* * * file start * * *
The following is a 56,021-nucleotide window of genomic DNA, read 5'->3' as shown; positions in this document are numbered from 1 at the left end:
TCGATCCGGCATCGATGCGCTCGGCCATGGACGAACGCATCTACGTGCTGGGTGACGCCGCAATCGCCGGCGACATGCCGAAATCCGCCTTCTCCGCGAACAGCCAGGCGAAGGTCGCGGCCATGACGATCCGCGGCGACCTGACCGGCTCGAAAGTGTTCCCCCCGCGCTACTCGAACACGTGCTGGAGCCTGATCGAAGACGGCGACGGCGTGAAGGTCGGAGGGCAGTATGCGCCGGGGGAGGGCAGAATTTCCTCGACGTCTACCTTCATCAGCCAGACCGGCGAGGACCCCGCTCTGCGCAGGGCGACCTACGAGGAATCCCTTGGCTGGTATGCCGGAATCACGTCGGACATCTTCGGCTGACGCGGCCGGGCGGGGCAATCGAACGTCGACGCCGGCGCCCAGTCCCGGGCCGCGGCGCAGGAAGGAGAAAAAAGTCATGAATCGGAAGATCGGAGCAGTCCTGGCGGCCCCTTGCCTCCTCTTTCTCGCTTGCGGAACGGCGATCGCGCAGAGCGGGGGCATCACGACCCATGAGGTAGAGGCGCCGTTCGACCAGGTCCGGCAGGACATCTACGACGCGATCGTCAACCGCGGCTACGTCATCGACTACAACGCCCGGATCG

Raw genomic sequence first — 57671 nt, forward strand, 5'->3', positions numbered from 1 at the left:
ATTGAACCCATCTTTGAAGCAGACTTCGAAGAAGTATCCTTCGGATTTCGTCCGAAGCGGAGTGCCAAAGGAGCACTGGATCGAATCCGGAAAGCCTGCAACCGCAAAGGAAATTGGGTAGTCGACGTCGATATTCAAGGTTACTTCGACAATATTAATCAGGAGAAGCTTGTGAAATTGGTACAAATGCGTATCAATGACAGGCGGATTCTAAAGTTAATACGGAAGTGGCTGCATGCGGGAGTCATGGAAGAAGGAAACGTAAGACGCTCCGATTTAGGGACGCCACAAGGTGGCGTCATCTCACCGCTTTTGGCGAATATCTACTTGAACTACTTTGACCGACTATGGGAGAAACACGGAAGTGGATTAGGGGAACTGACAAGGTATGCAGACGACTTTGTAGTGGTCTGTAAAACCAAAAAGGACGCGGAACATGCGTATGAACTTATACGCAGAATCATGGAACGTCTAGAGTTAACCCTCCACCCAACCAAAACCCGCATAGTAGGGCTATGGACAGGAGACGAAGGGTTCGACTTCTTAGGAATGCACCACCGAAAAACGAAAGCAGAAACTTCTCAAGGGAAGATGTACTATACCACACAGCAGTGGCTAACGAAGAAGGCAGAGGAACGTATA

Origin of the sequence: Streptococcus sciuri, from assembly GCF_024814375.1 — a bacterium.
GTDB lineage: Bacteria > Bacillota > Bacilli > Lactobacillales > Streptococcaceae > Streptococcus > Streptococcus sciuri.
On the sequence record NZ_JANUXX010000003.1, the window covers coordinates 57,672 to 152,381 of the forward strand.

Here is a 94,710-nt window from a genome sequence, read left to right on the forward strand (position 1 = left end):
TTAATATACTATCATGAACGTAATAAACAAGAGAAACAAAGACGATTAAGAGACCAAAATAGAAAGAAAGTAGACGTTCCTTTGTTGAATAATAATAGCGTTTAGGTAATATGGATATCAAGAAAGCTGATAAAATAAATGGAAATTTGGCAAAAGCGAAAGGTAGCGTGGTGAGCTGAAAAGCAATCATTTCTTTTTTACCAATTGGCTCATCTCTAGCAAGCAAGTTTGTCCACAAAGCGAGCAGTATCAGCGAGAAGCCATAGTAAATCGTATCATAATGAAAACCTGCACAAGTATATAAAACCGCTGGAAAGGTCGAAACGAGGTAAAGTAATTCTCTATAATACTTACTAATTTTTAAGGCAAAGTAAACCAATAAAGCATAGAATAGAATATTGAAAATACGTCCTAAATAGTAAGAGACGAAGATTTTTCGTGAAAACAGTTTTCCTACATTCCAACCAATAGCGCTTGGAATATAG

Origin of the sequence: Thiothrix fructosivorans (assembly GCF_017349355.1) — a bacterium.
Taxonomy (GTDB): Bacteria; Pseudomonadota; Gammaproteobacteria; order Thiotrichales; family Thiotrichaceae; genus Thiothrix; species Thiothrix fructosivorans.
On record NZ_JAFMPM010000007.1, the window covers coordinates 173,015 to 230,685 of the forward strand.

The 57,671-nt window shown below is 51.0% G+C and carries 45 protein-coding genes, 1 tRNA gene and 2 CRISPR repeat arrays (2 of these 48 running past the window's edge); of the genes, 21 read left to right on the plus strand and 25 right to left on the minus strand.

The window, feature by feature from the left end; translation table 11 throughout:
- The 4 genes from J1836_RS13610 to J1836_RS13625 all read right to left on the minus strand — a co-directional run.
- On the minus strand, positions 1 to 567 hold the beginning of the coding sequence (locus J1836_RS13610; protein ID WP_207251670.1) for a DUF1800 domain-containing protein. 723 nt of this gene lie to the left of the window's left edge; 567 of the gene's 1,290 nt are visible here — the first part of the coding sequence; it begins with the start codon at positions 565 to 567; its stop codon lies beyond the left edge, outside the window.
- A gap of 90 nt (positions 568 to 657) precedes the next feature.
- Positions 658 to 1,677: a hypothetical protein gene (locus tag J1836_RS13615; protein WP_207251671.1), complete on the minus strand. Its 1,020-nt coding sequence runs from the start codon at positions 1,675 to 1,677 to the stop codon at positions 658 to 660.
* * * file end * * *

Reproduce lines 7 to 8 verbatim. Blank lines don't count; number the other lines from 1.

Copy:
On the sequence record NZ_JANUXX010000003.1, the window covers coordinates 57,672 to 152,381 of the forward strand.

Here is a 94,710-nt window from a genome sequence, read left to right on the forward strand (position 1 = left end):